The keynote speaker will be Dr. Jacqueline James, Vice President, Education, Mount Sinai Hospital. There will be an expert panel which includes Dr. Jay Carey, an optometrist who will discuss eye disorders related to diabetes; Andrew Springer, an chiropodist who will provide advice on foot care; Ann Petgrave, clinical pharmacist, will answer questions on diabetes medications and interactions; Vida Stevens, nutritionist, will offer counsel on dietary modifications and Kathy Nelson, RN and Certified Diabetes Educator, will provide advice on what you need to know to live well with diabetes.
The Black Diabetes Expo will also include a physical activity demonstration by Dr. Michael Sarin of Toronto Rehab, a Caribbean dance fit demonstration by SuzyMari Health & Fitness Studio and a nutrition presentation by Inge Wettach-Hager of Black Creek Community Health Centre. In addition, the Expo will feature a trade show with a variety of diabetes and health related organizations and companies promoting their products and services.
This year’s Expo has a complimentary goal of expanding the reach of the Caribbean Chapter of the Canadian Diabetes Association. The Caribbean Chapter provides on-going, year-round education and support for people at risk of developing or living with diabetes. The vision is to form a Caribbean Chapter – West Division likely to be based in Brampton or Mississauga and a Caribbean Chapter – East Division in Ajax or Pickering. Ann Petgrave, pharmacist, Certified Diabetes Educator and current Vice-President of the Caribbean Chapter, will lead the West division. Anyone interested in being a part of this group or the East division will have an opportunity to connect with Ann and Kathy at the Expo.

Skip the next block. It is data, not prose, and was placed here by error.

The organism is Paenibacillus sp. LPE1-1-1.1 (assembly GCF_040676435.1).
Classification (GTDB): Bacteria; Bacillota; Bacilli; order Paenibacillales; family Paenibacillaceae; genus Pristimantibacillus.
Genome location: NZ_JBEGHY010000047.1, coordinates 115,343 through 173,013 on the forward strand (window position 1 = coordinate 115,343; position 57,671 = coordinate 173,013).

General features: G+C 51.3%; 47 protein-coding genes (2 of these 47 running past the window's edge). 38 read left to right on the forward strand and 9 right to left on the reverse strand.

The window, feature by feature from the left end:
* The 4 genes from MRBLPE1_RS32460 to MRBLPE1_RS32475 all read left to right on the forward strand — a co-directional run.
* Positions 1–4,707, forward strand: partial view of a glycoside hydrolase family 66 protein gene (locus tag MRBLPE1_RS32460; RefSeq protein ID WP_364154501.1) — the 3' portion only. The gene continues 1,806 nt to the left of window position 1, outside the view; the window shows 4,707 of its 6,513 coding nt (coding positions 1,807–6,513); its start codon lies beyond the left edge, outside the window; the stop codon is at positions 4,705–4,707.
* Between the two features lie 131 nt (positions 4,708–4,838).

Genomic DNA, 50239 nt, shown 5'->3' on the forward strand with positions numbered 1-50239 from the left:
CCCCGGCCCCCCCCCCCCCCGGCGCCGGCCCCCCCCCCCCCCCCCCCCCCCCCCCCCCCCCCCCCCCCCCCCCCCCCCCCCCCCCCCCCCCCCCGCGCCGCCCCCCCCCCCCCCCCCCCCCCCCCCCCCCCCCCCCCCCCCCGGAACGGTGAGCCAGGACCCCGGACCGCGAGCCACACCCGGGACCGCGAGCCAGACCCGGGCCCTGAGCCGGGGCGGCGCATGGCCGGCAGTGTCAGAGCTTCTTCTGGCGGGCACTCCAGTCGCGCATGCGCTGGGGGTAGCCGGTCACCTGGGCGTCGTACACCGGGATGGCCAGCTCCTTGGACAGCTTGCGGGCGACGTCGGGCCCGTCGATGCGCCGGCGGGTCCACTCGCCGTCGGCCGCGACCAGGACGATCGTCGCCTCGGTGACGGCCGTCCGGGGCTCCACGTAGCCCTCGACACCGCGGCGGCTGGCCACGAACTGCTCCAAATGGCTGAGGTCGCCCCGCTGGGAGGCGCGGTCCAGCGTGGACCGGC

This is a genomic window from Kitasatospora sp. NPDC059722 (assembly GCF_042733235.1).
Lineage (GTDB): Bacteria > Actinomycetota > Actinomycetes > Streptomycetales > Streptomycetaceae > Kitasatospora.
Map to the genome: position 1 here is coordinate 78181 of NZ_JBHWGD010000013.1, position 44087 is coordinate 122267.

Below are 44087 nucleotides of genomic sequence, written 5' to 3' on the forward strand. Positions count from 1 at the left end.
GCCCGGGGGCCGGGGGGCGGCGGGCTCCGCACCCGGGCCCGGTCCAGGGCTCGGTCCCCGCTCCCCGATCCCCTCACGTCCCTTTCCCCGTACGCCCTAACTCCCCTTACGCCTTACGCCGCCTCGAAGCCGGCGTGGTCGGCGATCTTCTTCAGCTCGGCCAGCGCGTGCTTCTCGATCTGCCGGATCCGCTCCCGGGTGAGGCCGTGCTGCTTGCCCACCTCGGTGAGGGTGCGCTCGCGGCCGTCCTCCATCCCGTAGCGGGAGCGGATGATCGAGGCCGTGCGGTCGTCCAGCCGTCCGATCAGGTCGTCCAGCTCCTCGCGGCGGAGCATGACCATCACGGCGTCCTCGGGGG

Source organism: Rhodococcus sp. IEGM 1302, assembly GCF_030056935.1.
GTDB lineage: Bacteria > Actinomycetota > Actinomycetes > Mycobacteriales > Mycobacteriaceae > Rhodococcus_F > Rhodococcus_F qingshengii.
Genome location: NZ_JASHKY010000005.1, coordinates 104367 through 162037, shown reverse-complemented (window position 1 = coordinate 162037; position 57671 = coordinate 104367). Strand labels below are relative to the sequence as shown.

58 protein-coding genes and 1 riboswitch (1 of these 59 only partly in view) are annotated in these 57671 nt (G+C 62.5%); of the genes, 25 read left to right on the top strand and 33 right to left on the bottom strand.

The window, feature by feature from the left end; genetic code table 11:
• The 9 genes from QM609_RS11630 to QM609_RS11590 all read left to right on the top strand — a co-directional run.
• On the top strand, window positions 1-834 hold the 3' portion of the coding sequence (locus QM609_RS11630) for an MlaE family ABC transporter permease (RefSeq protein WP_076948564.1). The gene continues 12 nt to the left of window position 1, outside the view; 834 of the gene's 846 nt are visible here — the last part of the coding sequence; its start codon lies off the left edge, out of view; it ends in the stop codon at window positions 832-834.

Leading up to this year’s Expo, I had a chance to talk with Kathy Nelson, President and Founder of the Caribbean Chapter of the Canadian Diabetes Association. She spoke to me about the recently released CDA 2013 Clinical Practice Guidelines (CPG) for the Prevention and Management of Diabetes in Canada. According to the guidelines, the diagnostic criteria for Type 2 Diabetes is made based on one of the following test results:
• Fasting (no caloric intake for at least eight hours), plasma glucose (i.e. blood sugar) reading which is 7.0 mmol/L or greater.
• Random (any time of day regardless of the time of the last meal) plasma glucose (blood sugar) reading which is 11.1 mmol/L or greater.
• A two-hour plasma glucose in a 75 gram oral glucose tolerance test which yields a test result of 11.1 mmol/L or greater.
• A haemoglobin A1C greater than 6.5 per cent in adults.